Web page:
Special Olympics gearing up for winter -- and summer
Ottumwa Courier - 1/6/2019
Jan. 06--OTTUMWA -- If you are a southeast Iowan involved in the Special Olympics, you're either packing to head to the Winter Games in Dubuque next week-- or preparing to start training for the Summer Games.
"If they want to compete in swimming or track and field, they need to come to practice," said Deb Pumphrey of Ottumwa.
Pumphrey, a board member at Tenco, is known as a coach for some Special Olympics events: Her team, of course, is the Ottumwa Bulldogs. She recently sent out 90 letters to individuals who qualify for the games. According to the state organization, they must have an intellectual disability. According to Coach Pumphrey, they need to have a good work ethic.
"We have practice every week," she said.
The Summer Games for the state take place in May in Ames, though the Ottumwa Bulldogs team will hit a little closer to home first; regional competitions are in Mt. Pleasant and Indianola. Ottumwa has also fielded a successful but separate Special Olympics bowling team.
Registering for summer competition needs to happen fast; Practice for track and field and swimming begins January 13 -- however, assured the coach, practice is indoors.
Mostly outdoors, though, in about one week, area athletes who've already registered will be heading to the Winter Games of the Special Olympics of Iowa. They start Monday, January 14, with most of the action taking place Tuesday. Though the games are in Dubuque (at wintery places like Sundown Mountain, Camp Albrecht Acres and the Mystique Community Ice Center), much less practice is demanded, so it's a little harder for neighbors to identify local participants, said the organizations regional director for southeast Iowa, Erin Birkenholtz. It's a practical matter, really, she explained, since, unlike running, there aren't a whole lot of places in Iowa to practice downhill skiing, competitive ice skating and other winter sports.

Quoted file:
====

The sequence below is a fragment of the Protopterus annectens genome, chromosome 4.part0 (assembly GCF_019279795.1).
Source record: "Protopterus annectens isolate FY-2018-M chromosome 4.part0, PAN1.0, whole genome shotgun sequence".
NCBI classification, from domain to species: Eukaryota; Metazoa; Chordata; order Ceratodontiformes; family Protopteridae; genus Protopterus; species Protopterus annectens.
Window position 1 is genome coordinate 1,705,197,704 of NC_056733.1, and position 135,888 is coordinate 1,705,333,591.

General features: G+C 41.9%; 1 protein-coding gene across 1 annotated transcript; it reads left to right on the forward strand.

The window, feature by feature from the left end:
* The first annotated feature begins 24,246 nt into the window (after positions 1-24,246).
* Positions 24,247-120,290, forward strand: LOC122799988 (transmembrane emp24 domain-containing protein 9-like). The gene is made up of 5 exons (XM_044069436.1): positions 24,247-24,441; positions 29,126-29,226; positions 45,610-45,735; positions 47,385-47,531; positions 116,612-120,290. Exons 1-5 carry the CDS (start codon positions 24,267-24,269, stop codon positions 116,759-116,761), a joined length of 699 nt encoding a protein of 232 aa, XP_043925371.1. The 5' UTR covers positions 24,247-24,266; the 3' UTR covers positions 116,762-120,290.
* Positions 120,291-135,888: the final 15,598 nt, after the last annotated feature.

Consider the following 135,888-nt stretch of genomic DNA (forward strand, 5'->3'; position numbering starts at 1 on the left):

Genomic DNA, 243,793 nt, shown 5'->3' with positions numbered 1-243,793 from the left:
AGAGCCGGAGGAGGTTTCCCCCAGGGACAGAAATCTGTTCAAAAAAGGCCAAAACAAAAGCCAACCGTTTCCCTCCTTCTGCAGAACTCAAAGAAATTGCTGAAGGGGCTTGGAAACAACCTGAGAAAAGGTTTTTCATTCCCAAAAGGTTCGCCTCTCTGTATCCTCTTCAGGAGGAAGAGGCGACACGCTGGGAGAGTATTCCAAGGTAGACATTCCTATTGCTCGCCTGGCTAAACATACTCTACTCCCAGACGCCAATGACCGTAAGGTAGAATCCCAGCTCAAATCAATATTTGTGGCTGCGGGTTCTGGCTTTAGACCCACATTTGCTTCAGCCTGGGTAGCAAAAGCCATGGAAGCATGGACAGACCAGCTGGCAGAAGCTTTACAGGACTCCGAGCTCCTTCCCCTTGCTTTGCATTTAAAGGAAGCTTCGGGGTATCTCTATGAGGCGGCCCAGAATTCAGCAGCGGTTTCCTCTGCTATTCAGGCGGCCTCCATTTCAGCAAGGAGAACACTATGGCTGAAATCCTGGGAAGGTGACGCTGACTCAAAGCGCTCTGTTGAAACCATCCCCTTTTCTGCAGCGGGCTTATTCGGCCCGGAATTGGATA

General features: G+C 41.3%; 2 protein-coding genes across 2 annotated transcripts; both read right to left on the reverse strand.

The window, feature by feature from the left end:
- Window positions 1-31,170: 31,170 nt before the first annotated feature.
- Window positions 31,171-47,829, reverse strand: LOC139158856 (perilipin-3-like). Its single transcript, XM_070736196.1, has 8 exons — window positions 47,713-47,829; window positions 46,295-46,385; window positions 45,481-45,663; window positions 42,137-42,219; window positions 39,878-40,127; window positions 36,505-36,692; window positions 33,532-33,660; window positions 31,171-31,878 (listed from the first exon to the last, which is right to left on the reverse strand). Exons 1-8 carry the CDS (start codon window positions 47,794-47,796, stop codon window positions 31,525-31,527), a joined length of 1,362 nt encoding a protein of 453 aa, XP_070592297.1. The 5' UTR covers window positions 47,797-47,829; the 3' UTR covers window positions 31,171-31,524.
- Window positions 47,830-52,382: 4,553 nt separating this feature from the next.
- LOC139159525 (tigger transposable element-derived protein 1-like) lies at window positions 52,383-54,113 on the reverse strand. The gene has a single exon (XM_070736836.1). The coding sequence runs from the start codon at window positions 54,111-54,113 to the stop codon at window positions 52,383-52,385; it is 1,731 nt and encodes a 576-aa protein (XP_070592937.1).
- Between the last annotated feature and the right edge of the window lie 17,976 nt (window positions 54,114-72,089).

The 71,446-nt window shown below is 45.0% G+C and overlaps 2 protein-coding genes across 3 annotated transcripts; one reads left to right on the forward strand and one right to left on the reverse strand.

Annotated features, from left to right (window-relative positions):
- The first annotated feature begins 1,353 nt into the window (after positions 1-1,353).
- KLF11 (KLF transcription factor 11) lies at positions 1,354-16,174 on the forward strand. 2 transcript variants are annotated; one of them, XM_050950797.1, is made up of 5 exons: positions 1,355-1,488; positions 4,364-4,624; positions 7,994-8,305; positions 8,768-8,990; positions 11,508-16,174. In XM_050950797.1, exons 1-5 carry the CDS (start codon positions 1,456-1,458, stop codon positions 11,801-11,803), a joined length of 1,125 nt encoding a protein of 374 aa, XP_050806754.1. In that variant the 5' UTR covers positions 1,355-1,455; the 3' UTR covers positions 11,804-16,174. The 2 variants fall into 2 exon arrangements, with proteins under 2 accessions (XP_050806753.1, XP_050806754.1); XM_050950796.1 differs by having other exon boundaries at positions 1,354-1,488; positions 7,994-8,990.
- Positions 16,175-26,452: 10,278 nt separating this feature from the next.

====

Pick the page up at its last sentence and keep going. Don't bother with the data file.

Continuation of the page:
"So some of our athletes don't get to practice at all," said Birkenholtz. "We do offer a clinic, on Monday, to gage where they're ability is. It works out; some coach might think that a particular athlete might be a good skier, for instance."
That results in an experience that requires a certain amount of courage, she said.
"That Monday might be the first time they have ever put on skis. They compete on Tuesday. So yes, some of our athletes have no fear whatsoever. They go down the hill, or put on snowshoes and run. Snow shoeing gets very competitive."
The majority of Special Olympics winter participants are adults, she said. During the day are time trials, practice clinics or actual events. At night, athletes and families who go up to Dubuque will socialize as they dine in the banquet halls with their peers.
"This one has a lot of fanfare," said Birkenholtz. "Opening ceremonies includes a parade with all the athletes, there's just more pomp and circumstance."
"The Special Olympics is about spending time with friends and family, and the joy you see on their face when they win is priceless," said Pumphrey.
And while participating is valuable, these athletes want to win. Both Pumphrey and Birkenholtz said this is a very competitive group of people.
"Everybody has a great time," said Pumphrey.
To contact Deb Pumphrey locally about swimming, track and field events, call 641-777-3425. To reach the state organization, visit http://www.soiowa.org/ Registration requires certain steps, including a physical. Contact Courier staff writer Mark Newman at email MNewman@ottumwacourier.com.
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